The Meg

The best thing I can say about this film is that if you see it on a large IMAX screen you will not feel you have just watched one of the worst films ever made.  Yet it is a box office smash.  Go figure.

The MegThe Meg is an incredibly simplistic film that operates on a theme drawn from Moby Dick (1956) and Jaws (1975).  Considered extinct eons ago, a giant shark known as Megalodon is unleashed from the ocean floor where Jonas Taylor (Jason Statham) is called upon to function as Gregory Peck’s Ahab.

Knowing ahead of time that I would likely find this film to be little more than ridiculous fluff, I decided to see it at the IMAX theater at the extraordinary Indiana State Museum in downtown Indianapolis.  Even if your worst experience in life was secretly filmed, it would be tolerable to watch it in that magnificent setting.

Such was the case with The Meg.  To begin with, this movie was largely sponsored and filmed by Chinese theatrical interests.  While sensing that it would likely die quickly in American theaters, it is clear that they were counting on a big box office smash in their country.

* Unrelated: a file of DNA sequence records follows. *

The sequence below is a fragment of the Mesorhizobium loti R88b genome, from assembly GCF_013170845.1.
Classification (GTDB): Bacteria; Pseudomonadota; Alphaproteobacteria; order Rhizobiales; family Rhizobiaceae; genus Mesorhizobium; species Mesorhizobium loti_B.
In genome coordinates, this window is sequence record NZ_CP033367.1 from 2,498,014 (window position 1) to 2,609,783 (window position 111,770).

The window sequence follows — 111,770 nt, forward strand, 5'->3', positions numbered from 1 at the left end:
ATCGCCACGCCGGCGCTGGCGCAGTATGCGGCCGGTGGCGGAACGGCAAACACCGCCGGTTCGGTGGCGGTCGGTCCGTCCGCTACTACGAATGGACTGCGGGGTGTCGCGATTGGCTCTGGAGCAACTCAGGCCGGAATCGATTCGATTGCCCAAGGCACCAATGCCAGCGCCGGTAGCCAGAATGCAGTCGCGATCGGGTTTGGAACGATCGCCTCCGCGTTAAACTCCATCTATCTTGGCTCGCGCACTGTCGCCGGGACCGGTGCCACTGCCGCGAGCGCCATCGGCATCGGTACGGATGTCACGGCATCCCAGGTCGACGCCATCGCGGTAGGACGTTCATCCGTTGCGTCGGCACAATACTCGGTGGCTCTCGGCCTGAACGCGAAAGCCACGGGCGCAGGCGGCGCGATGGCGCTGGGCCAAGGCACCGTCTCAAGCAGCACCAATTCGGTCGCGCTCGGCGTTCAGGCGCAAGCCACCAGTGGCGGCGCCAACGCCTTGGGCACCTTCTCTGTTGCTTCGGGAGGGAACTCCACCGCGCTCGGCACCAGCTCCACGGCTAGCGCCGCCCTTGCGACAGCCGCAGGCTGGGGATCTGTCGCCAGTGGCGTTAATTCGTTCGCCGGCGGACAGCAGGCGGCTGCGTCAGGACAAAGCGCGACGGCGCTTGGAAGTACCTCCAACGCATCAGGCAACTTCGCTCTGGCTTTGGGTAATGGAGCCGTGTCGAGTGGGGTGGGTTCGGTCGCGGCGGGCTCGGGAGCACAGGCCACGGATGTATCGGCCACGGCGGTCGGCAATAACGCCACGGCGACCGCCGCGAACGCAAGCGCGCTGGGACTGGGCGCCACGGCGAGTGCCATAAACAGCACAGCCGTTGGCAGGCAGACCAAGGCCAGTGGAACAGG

Just as Matt Damon was recently used as little more than the pitchman in the recent Chinese spectacle The Great Wall (2016), Jason Statham serves the same purpose here.  An actor who has given thoroughly entertaining performances in films beginning with Lock, Stock and Two Smoking Barrels (1999), Snatch (2000), the Transporter films beginning in (2003) and the very funny Spy (2015), he repeatedly succeeds as an engaging villain with a spirit that you admire.

In The Meg, however, Statham’s Taylor does little more than repeatedly dive to ocean depths to save attractive trapped women, one of whom is his ex-wife.  And while the film has some credible performance by Winston Chao as an oceanographer and Li BingBing as his daughter with underwater skills, the film contains an absolutely wretched performance by Rainn Wilson, here playing a billionaire who was sponsoring the offshore exploration site that lost its bearings.  While Wilson was supposed to be funny, he is borderline offensive in every scene, and I must give this spoiler alert by saying that you will be gratified when the Megalodon devours him near the end of the film.

Let me end with one profound disappointment.  While I was thankful to see the shark killed at the end of Jaws, I wish our Megalodon would have eaten all of the principal characters in this movie.  I truly think that most of the audience members would have responded with the cheer “Atta boy, shark.  Atta boy.”